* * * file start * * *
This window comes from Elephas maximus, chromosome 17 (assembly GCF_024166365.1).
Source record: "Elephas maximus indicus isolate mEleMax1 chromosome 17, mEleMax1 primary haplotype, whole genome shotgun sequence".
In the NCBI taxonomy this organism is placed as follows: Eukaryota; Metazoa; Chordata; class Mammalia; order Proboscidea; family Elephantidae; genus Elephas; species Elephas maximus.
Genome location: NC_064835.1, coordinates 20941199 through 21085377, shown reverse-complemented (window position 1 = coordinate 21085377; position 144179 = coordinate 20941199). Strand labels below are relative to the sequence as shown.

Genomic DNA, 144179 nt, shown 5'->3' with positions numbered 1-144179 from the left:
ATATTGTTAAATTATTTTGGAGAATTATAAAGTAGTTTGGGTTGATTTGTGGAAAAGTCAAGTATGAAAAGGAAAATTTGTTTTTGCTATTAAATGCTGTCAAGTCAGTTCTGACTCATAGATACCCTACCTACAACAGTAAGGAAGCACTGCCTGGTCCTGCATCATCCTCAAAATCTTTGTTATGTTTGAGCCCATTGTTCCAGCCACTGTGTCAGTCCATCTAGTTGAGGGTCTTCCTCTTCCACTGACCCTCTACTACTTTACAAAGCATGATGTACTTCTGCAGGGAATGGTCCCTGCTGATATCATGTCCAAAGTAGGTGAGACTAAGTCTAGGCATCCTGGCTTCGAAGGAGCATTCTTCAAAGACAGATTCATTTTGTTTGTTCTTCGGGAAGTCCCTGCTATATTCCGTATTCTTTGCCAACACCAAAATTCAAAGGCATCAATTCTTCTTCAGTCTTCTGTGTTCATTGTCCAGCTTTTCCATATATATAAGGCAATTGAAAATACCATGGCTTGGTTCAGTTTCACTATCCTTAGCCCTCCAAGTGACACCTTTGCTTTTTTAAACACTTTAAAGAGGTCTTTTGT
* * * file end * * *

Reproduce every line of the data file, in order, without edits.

This window comes from Elephas maximus, chromosome 17 (assembly GCF_024166365.1).
Source record: "Elephas maximus indicus isolate mEleMax1 chromosome 17, mEleMax1 primary haplotype, whole genome shotgun sequence".
In the NCBI taxonomy this organism is placed as follows: Eukaryota; Metazoa; Chordata; class Mammalia; order Proboscidea; family Elephantidae; genus Elephas; species Elephas maximus.
Genome location: NC_064835.1, coordinates 20941199 through 21085377, shown reverse-complemented (window position 1 = coordinate 21085377; position 144179 = coordinate 20941199). Strand labels below are relative to the sequence as shown.

Genomic DNA, 144179 nt, shown 5'->3' with positions numbered 1-144179 from the left:
ATATTGTTAAATTATTTTGGAGAATTATAAAGTAGTTTGGGTTGATTTGTGGAAAAGTCAAGTATGAAAAGGAAAATTTGTTTTTGCTATTAAATGCTGTCAAGTCAGTTCTGACTCATAGATACCCTACCTACAACAGTAAGGAAGCACTGCCTGGTCCTGCATCATCCTCAAAATCTTTGTTATGTTTGAGCCCATTGTTCCAGCCACTGTGTCAGTCCATCTAGTTGAGGGTCTTCCTCTTCCACTGACCCTCTACTACTTTACAAAGCATGATGTACTTCTGCAGGGAATGGTCCCTGCTGATATCATGTCCAAAGTAGGTGAGACTAAGTCTAGGCATCCTGGCTTCGAAGGAGCATTCTTCAAAGACAGATTCATTTTGTTTGTTCTTCGGGAAGTCCCTGCTATATTCCGTATTCTTTGCCAACACCAAAATTCAAAGGCATCAATTCTTCTTCAGTCTTCTGTGTTCATTGTCCAGCTTTTCCATATATATAAGGCAATTGAAAATACCATGGCTTGGTTCAGTTTCACTATCCTTAGCCCTCCAAGTGACACCTTTGCTTTTTTAAACACTTTAAAGAGGTCTTTTGT